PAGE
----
One of the board’s core roles is to consider what could be, rather than what is. While the board must undertake assurance and the necessary ‘what if’ questioning that helps it to manage risk and therefore necessitates the “ticking of boxes” (in the traditional governance and oversight sense), the role of the board cannot simply be “box ticking”. The board must engage in anticipating what the future state of the organisation will look like. To do this effectively directors must have a bold mindset. A bold mindset means saying we need to aim for a 10X improvement rather than a 10% improvement on the current state of affairs.
A bold mindset is required to be able to come up with effective solutions to wicked problems. It means sometimes making a hard choice for the long-term good of the organisation, rather an easy choice that is focused on the short term. It means setting goals that are aggressive and will push the organisation to new heights.
This 10X thinking is what allows an organisation as a whole to strive for a bold vision for what the future might look like. Setting a bold vision and then ensuring the effective communication of this vision allows the entire organisation to rapidly adapt to new challenges when faced with an uncertain external environment.
As human beings, most of us aren’t hardwired to be completely open, honest and frank – we want others to like us and we want to be one of the group. In the boardroom this is a particularly thorny problem because without frankness or openness, issues are likely to be glossed over or the board will believe that everyone is in agreement when this may not be the case.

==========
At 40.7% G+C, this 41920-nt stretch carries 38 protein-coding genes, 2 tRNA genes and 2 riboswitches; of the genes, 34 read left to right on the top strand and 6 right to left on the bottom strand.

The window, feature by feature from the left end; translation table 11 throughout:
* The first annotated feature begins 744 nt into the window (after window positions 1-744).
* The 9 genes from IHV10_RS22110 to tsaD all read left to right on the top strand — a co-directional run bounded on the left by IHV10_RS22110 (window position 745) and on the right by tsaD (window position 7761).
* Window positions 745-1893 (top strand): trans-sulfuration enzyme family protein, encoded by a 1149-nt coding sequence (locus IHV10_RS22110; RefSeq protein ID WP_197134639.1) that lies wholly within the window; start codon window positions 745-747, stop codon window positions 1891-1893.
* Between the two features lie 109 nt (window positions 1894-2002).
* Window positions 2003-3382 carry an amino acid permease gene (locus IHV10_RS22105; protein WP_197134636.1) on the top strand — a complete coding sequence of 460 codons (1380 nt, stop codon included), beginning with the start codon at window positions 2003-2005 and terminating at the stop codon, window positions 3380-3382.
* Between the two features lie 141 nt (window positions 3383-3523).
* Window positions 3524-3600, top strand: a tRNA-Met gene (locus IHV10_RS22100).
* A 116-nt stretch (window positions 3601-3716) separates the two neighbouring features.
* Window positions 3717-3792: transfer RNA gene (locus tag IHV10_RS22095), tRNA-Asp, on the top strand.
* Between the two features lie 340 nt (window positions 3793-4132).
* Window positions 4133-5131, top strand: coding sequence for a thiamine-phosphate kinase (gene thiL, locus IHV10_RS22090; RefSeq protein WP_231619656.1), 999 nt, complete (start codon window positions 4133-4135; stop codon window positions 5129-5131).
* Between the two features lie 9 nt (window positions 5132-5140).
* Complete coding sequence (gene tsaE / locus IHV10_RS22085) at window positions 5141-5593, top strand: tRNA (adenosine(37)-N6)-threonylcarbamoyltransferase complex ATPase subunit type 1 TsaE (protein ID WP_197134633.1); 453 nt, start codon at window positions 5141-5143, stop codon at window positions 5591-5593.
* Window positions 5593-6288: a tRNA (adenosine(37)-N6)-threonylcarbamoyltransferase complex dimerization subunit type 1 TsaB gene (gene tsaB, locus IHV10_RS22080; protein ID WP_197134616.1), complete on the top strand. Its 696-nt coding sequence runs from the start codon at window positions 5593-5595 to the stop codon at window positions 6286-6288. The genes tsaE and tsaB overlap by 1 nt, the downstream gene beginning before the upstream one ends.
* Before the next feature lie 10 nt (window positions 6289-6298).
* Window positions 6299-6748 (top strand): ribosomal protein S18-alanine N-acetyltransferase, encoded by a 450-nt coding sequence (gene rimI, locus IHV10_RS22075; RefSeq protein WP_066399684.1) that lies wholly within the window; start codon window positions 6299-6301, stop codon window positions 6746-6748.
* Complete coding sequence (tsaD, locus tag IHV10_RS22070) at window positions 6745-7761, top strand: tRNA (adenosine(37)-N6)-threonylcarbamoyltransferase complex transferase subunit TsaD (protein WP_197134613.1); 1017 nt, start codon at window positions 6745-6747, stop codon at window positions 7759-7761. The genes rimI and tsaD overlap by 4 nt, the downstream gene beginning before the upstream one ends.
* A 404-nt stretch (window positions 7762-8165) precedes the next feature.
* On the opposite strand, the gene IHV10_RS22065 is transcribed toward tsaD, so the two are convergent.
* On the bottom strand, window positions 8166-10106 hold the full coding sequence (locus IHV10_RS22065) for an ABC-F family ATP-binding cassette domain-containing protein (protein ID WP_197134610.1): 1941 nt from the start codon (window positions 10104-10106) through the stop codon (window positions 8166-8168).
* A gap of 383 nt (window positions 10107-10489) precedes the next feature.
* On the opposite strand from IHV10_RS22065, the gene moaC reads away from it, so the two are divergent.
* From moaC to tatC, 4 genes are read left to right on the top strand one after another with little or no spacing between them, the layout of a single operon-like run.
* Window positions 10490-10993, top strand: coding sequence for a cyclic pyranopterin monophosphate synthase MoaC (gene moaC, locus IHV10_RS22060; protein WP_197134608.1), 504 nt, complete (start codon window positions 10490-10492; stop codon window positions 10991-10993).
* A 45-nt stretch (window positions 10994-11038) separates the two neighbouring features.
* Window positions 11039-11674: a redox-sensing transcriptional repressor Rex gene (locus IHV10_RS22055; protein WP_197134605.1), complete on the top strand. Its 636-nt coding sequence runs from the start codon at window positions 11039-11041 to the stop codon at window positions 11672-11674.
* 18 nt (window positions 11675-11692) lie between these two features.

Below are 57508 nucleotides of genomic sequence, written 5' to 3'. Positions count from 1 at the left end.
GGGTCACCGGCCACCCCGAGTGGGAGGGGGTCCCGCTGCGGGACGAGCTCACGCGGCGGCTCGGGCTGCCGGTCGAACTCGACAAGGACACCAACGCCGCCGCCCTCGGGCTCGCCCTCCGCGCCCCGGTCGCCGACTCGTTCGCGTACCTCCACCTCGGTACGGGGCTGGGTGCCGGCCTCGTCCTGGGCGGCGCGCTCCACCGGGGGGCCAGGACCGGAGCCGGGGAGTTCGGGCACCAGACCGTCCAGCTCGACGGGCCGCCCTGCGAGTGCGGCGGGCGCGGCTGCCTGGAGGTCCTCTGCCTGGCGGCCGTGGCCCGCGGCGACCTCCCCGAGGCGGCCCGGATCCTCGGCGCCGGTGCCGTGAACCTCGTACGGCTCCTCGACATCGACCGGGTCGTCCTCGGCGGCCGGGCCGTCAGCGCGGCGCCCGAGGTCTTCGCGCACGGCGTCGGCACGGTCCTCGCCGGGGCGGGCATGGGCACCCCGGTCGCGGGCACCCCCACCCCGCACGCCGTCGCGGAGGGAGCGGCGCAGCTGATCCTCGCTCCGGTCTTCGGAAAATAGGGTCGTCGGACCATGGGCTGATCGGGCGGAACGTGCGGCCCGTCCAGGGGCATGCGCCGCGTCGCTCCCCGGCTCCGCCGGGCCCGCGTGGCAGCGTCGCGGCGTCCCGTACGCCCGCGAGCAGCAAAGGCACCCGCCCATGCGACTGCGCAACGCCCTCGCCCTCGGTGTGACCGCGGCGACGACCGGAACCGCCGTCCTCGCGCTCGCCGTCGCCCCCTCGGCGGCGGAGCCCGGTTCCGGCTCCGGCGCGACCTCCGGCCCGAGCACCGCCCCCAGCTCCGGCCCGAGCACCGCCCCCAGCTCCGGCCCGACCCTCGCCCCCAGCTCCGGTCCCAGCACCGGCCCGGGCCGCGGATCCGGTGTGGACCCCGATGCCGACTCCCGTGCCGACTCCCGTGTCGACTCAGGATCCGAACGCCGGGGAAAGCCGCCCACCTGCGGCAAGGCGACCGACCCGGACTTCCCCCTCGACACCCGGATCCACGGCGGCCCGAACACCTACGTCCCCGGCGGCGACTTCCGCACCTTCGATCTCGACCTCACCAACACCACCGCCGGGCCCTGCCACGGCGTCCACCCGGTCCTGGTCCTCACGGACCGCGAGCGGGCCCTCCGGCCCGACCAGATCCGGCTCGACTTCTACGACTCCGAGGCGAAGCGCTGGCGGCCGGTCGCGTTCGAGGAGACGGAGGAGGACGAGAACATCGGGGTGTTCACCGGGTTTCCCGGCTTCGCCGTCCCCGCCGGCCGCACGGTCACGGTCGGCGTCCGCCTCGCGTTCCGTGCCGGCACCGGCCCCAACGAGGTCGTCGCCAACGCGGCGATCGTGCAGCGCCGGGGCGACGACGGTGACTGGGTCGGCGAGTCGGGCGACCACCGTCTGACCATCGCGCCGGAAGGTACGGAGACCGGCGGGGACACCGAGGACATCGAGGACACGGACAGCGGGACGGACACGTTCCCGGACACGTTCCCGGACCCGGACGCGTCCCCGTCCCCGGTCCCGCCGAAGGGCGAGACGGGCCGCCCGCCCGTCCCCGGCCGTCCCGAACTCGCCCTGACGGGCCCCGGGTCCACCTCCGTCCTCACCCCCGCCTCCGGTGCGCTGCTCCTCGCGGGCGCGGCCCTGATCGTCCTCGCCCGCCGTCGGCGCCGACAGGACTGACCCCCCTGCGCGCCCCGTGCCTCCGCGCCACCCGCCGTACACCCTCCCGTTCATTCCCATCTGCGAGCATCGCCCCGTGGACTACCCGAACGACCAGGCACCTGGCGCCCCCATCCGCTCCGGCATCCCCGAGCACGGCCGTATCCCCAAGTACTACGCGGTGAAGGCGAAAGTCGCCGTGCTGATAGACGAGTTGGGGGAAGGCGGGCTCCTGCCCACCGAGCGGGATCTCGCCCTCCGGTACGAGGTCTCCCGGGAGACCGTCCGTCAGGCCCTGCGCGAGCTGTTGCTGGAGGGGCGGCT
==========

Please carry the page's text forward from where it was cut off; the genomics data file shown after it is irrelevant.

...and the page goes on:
When directors are unable to be candid about their views or insights on an issue, decisions will be of a lower quality, or worse, groupthink can seep in. In rapidly evolving environments groupthink and a lowered decision quality will severely impact the end results.
The biggest hurdle with being frank can be that others may be offended if they interpret what you say as a personal attack. To avoid this, directors should adjust their language to focus on the issues rather than the individual exposing a particular point of view.
Boards as a whole need to encourage candour in their directors. Encouraging directors to be open, honest, frank and candid often forms part of the role that an effective chairperson plays in encouraging Adaptive Directorship to take root in the boardroom.
Deep Understanding of Governance
“We don’t rise to the level of our expectations, we fall to the level of our training.” – Archilochus
In times of change and turmoil we are more likely to revert to what is tried and true, what we know will work. This is particularly true with boards and directors, especially when we don’t utilise governance knowledge or flex our strategic muscles in our day-to-day work or lives, but rather once a month (or less) every time the next board meeting rolls around.
The shallower your knowledge of governance, the more likely that you will fall back to that base level during times of rapid change or pressure, essentially meaning you will find it very difficult to be adaptable as a director. Many directors have undertaken various courses and training and subsequently feel that they know all they need to know. However, the majority of courses available are simply the “minimum requirement” to be at the table – in competitive racing terms, the standard qualifying time to participate in the race.